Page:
It was scientific research, backed by an understanding of psychology.

“It’s human nature,” de Knijff says. “The more information people have, the more opinions they generate. When people have opinions, they want them validated. What better way to feel that validation than with something to line your pocket.”

De Knijff is not alone in his regard for the nitty-gritty. The PGA Tour has come to see the value of detailed data, too. In announcing their support for legalized sports gambling, Tour officials have made clear their intent to sell stats from ShotLink, the Tour’s vast and ever-growing data archive. Bookmakers and bettors will no doubt be among the buyers.

That’s not the only source of profit the Tour sees. As gambling regulations get sorted state by state, the organization plans to ask for an integrity fee — a share of the betting handle in exchange for its help in ensuring the purity of its competitions. Even before the Supreme Court decision, the Tour was taking public steps in that direction. Ahead of the 2018 season, it announced that it was launching an integrity program aimed at guarding against “betting-related corruption.” That included an education plan designed to help players, caddies and tournament officials sniff out and stave off shady influences or behavior — a suspicious character, say, lurking by the range or the putting green, poking around for inside information.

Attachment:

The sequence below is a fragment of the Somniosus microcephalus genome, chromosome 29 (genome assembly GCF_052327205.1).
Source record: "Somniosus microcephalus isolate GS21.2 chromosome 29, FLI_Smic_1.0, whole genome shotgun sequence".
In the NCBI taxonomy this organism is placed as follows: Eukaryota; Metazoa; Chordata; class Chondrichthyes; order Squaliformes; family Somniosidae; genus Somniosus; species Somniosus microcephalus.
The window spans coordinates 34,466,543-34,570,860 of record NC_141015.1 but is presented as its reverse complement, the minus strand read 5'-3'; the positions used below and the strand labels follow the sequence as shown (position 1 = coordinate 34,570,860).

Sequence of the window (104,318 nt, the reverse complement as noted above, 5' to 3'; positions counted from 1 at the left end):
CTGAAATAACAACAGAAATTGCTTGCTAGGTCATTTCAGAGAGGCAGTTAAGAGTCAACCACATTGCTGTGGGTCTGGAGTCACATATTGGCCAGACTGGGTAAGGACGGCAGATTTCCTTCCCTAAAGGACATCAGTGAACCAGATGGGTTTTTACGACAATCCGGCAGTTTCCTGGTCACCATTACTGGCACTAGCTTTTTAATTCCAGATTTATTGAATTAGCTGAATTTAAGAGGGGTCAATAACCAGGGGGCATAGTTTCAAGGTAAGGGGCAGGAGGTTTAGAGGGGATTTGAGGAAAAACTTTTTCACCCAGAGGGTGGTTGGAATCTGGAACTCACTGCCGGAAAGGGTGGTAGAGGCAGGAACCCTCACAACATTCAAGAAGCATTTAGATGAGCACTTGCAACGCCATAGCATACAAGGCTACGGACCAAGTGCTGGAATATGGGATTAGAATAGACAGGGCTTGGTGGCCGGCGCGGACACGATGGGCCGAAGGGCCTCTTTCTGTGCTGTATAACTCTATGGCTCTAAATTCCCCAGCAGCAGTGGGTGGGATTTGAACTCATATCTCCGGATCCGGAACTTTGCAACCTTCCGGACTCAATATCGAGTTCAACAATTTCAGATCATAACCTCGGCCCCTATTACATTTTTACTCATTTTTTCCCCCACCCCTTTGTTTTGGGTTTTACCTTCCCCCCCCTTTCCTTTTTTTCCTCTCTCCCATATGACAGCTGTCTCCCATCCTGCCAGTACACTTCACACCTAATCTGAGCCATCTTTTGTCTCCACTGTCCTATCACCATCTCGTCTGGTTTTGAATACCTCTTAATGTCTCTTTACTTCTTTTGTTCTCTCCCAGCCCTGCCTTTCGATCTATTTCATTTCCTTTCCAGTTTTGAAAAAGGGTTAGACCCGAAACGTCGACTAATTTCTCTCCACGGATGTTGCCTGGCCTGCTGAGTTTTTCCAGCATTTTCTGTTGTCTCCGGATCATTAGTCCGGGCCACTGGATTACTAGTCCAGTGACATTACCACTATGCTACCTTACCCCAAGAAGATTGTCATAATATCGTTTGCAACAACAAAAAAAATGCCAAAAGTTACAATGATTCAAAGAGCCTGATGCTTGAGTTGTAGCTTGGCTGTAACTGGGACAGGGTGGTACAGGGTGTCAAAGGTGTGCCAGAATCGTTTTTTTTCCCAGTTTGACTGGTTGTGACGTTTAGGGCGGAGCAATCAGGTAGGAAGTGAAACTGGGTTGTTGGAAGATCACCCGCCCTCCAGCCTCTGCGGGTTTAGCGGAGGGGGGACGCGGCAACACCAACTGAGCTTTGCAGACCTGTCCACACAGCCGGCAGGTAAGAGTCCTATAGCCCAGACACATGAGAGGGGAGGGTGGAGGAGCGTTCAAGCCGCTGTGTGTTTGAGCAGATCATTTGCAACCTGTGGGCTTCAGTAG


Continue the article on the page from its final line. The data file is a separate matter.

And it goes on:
When big money is at stake, the prospect of scandal shadows every competition, but some more than others. For that reason, the Tour would rather not see betting offered on its developmental circuits; to put it bluntly, the temptation to accept a payoff is likely greater for someone living out of the trunk of their car.

Also important to the Tour is retaining the right to opt out of certain kinds of bets altogether — specifically, those with negative outcomes, such as whether a player will miss a green or dunk one in the water. A single shot might not determine who wins a tournament, but it could very well decide who wins a wager.

It’s not impossible to imagine a player throwing a shot, to say nothing of a spectator trying to meddle with an outcome; there are reasons for yelling “Baba-booey!” other than wanting to sound like an idiot. Tour officials aren’t oblivious to such risks, but they sound confident that they can guard against them. Yes, says Andy Levin-son, the Tour’s vice president of tournament administration, the intimacy of a Tour event creates the possibility of fans influencing the competition, but “we are and will remain vigilant to protect players from distractions.”

Besides, he adds, the chances of it actually happening are pretty slim.

“Betting on golf in the United States, either through Nevada or through illegal channels, has been around for years,” Levinson says. “Further, legal sports betting has existed throughout much of the world for quite some time, and we have not noticed an increased incidence of unruly fan behavior in those markets. If you look at a sport like tennis, which has had in-play betting available for quite some time internationally, there has not been a noticeable uptick of betting-related fan distractions.”